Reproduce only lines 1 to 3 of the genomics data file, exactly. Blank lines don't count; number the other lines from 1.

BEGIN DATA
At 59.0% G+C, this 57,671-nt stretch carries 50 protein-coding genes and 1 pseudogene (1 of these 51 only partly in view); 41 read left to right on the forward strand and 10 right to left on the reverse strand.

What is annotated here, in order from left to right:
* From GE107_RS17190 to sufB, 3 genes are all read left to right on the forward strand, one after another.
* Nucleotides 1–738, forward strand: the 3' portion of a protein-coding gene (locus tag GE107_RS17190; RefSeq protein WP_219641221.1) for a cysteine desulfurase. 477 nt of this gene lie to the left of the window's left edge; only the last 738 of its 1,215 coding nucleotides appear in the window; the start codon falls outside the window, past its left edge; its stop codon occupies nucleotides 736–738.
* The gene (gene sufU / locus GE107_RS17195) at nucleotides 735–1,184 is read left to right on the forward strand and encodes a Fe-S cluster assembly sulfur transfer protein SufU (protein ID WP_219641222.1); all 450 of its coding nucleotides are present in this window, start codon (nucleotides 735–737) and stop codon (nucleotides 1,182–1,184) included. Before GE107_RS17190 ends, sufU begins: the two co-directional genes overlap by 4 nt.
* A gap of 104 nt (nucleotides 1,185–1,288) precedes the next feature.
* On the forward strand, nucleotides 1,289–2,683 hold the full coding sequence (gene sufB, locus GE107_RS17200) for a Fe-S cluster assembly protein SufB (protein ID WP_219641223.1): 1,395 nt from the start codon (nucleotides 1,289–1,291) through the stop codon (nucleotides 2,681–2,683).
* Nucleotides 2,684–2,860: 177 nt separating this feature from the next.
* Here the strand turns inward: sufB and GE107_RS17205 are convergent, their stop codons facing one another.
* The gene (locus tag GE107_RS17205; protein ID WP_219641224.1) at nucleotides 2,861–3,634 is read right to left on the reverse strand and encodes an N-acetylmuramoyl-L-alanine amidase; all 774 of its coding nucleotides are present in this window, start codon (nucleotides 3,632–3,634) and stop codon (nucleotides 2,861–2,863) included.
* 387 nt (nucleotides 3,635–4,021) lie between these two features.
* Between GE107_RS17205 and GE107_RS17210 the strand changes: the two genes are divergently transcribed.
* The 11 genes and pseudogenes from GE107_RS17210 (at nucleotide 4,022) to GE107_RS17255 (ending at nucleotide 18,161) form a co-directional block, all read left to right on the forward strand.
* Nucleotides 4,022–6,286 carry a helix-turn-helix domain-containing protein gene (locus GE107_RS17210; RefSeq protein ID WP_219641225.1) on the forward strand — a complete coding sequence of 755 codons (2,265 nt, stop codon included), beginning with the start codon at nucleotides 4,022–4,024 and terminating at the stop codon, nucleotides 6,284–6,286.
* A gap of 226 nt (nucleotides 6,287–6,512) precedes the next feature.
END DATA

At 59.0% G+C, this 57,671-nt stretch carries 50 protein-coding genes and 1 pseudogene (1 of these 51 only partly in view); 41 read left to right on the forward strand and 10 right to left on the reverse strand.

What is annotated here, in order from left to right:
* From GE107_RS17190 to sufB, 3 genes are all read left to right on the forward strand, one after another.